Consumer Spending's Tireless Dynamo

Neither higher home-mortgage rates nor the job market's weakness is likely to see wallets snapped shut and the recovery scuttled

By Amey Stone

Investors are consummate worriers, and despite some upbeat economic news lately, many are still fretting about rising interest rates and the persistently weak labor market. American consumers are a bolder crowd, however. Even after three years of a desultory economy, there's little reason to doubt their Herculean strength.

True, the mortgage-refinancing boom may be over for now, a victim of the interest-rate spike. As of mid-August, the number of applications to refinance home loans was down more than 70% from its May peak. Yet even if refinancing is no longer putting cash in consumers' pockets, plenty of other forces continue to do so.


  For starters, the Bush Administration's tax breaks have arrived in full force, helping to propel retail sales (not including autos) to a healthy 6% gain in July over the same month last year. Wal-Mart's (WMT ) sales rose 12% in July, vs. the same month in 2002. August measures of chain-store sales also have jumped. And the stock market is helping to put consumers in the mood to spend. It's up 13% so far this year, including a 300-point jump from early August.

Best of all for encouraging spending, says Milton Ezrati, senior economist and strategist at Lord Abbett & Co., wages are on the rise. He expects incomes to increase at a 3.5% to 4% annual rate for the rest of this year -- and for consumer spending to keep pace. Says Ezrati: "I don't see any reason consumers will pull in their horns."

Even this year's most worrisome trends really aren't that troubling on closer inspection. For example, despite the 30-year mortgage rate's jump from 5.21% in June to the current 6.35%, rates remain near historic lows, according to's Aug. 20 survey. That may have put the brakes on refinancing, but it shouldn't stop people buying homes. In July, housing starts hit a 17-year high. Adjustable-rate mortgages, while not always advisable, are still very low (one-year ARMs average 4.14% according to, making home-buying affordable for many people, points out Edward Deak, an economics professor at Fairfield University in Connecticut.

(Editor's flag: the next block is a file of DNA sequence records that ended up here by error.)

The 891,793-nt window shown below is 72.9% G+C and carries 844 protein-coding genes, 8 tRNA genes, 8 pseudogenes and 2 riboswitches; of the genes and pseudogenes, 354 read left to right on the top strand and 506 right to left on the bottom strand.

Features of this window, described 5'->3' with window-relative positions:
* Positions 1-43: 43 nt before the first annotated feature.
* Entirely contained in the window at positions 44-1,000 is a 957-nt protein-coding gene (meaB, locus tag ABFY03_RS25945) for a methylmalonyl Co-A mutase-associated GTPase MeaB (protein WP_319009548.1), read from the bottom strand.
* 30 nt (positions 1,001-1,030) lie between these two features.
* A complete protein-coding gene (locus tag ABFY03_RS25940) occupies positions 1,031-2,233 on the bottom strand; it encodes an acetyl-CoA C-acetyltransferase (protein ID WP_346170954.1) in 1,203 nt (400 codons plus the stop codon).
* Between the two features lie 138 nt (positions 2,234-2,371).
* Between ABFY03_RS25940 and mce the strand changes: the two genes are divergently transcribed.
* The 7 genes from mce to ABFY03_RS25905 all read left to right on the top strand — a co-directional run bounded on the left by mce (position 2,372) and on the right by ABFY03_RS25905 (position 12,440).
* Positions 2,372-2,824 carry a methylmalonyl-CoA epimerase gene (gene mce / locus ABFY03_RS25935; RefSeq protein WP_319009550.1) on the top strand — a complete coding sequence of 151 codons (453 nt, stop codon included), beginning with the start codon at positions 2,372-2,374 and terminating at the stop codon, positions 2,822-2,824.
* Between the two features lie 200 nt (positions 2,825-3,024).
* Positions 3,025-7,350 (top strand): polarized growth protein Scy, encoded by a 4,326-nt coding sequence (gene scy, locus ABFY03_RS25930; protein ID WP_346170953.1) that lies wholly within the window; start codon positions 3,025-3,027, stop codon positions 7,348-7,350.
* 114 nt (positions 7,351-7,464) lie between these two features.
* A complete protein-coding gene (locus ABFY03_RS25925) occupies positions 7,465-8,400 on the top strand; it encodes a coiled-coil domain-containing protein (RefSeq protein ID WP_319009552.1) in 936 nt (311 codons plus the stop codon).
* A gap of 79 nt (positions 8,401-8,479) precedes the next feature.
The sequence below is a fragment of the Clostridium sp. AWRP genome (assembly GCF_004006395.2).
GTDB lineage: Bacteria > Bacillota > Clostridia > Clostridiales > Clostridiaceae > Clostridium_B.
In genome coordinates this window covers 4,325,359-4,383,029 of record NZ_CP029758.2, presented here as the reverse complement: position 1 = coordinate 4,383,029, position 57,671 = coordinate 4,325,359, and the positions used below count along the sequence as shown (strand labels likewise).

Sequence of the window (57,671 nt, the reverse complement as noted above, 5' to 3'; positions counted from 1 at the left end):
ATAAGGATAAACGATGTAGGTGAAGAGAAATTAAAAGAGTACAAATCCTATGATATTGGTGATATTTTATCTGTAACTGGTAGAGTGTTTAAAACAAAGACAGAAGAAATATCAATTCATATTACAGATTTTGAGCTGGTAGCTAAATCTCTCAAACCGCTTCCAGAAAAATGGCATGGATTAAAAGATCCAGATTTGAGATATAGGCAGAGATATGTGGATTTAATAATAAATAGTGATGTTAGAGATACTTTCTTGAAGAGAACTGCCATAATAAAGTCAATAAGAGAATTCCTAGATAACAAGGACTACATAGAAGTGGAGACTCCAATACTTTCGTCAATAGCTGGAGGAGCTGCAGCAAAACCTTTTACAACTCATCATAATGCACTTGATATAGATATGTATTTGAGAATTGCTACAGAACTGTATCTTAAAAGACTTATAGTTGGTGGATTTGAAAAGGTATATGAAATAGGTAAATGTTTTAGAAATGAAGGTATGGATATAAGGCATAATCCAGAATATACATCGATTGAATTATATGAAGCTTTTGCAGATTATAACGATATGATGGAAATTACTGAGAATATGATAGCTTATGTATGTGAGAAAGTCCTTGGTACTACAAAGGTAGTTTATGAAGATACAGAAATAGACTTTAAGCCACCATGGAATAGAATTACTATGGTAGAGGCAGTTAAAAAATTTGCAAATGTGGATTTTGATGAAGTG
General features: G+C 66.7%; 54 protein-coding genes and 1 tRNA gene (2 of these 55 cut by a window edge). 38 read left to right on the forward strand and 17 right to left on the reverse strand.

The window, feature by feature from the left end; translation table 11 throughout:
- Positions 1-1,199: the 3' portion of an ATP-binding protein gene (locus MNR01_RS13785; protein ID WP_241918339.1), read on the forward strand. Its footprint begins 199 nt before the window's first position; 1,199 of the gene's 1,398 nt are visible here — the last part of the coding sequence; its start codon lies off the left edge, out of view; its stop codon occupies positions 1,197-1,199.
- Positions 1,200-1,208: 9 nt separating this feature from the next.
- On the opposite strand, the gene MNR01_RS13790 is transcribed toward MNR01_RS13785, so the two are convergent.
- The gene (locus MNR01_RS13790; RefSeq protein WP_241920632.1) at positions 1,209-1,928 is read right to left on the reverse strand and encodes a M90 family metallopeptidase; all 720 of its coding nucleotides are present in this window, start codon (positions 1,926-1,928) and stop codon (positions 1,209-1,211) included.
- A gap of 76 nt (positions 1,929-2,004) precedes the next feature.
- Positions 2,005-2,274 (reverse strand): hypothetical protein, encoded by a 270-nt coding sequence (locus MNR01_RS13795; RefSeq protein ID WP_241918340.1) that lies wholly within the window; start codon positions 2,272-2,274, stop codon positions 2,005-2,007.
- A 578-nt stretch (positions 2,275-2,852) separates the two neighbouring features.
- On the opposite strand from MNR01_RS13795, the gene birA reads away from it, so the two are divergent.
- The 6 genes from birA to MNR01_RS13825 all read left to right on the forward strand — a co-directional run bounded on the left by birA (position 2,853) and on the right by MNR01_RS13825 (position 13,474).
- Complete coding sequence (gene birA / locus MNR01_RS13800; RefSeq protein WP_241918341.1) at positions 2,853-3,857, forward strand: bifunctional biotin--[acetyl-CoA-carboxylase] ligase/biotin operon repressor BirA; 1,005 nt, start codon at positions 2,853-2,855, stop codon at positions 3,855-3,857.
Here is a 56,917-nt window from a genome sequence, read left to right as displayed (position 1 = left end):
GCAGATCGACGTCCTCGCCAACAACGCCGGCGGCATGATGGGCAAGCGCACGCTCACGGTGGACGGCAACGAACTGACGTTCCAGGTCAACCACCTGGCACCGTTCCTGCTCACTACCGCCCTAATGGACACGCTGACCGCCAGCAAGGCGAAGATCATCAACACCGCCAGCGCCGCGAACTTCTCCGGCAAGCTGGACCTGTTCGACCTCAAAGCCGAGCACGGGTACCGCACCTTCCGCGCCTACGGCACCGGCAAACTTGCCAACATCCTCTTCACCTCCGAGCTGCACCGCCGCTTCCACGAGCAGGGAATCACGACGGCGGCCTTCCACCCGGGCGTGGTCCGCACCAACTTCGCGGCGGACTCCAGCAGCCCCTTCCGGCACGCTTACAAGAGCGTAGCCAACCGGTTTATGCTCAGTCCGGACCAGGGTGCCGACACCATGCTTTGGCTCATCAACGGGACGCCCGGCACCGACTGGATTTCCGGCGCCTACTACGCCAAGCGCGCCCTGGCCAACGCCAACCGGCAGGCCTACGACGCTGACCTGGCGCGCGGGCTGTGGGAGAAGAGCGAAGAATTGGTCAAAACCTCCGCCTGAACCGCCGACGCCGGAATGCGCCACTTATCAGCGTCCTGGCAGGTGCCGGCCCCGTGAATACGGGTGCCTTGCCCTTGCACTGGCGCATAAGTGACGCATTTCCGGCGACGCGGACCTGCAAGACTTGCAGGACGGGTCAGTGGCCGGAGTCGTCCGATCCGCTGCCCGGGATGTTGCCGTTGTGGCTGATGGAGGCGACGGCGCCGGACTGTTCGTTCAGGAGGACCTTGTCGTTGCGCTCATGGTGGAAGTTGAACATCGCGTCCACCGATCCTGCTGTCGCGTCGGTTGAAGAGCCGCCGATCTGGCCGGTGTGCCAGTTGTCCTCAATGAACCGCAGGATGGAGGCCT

A recent dip in consumer confidence had some economists wringing their hands. But that was likely due to the temporary lull in the stock-market rally that lasted from mid-June through the first week in August, says Ezrati. Even so, consumer-confidence measures remain far higher than they were in 2001.

Consumer demand could also get a further infusion. If Iraq steps up its crude oil output, lower fuel prices could be a major stimulus to consumer spending. In an Aug. 12 report, Prudential Financial economist Edward Yardeni calculated that a $5-a-barrel drop in oil prices would mean the equivalent of a "$150 billion tax cut for global consumers of oil."

Most important to consumer-spending growth is a rebound in the labor market. Even though investors were disappointed by a second-quarter decline in payrolls, hope for an upturn remains. The Labor Dept.'s weekly report on first-time claims for unemployment benefits, released on Aug. 21, showed an unexpected improvement. Claims came in at 386,000 -- and anything below the 400,000 mark usually signals an expansion in hiring.


  "Low rates on one hand and tax cuts and rebate checks on the other will help prolong consumer spending," says Deak. "If businesses respond by hiring more workers, we'll be in great shape." John Lonski, chief economist at Moody's Investors Service, is betting that large gains in payrolls will materialize by yearend. "Companies are slowly but surely being forced to increase staff," he says. The recent rise in interest rates, he points out, was triggered by renewed vigor in the underlying economy.

Even if the labor market doesn't improve or slackens further, there's a safety valve that should keep consumer spending going, says Lonski: If growth starts to falter, rates will fall again, pushing mortgage rates low enough to trigger another refinancing boom. Notes Lonski: "That would provide an offset."

A jump in rates large enough to derail the still-robust housing market is the biggest threat to consumer spending and the overall economy. But Lonski thinks mortgage rates would need to rise to around 8% for buyers to disappear and home prices to dip -- an unlikely scenario, given the Fed's current policy of keeping rates low.


  For now, there are a lot more reasons to bet on a far more optimistic scenario -- that the economy will improve while 10-year Treasuries, which some economists believe are now too high, will fall a bit from their current level of 4.5%.

Conclusive proof that vigorous economic growth will continue isn't in yet, and it's possible that the second-quarter jump in business spending was an anomaly (see BW Online, 8/14/03, "Behind the Surge of Capital Spending".) But investors have no reason to fear that shoppers will flee the malls. The weight of the economy may be a heavy load for consumers to shoulder, but they've been doing it for three years now. And unlike their timid counterparts in Corporate America, they remain determined to spend, spend, spend.

Stone is an associate editor of BusinessWeek Online and covers the markets as a Street Wise columnist and mutual funds in her Mutual Funds Maven column

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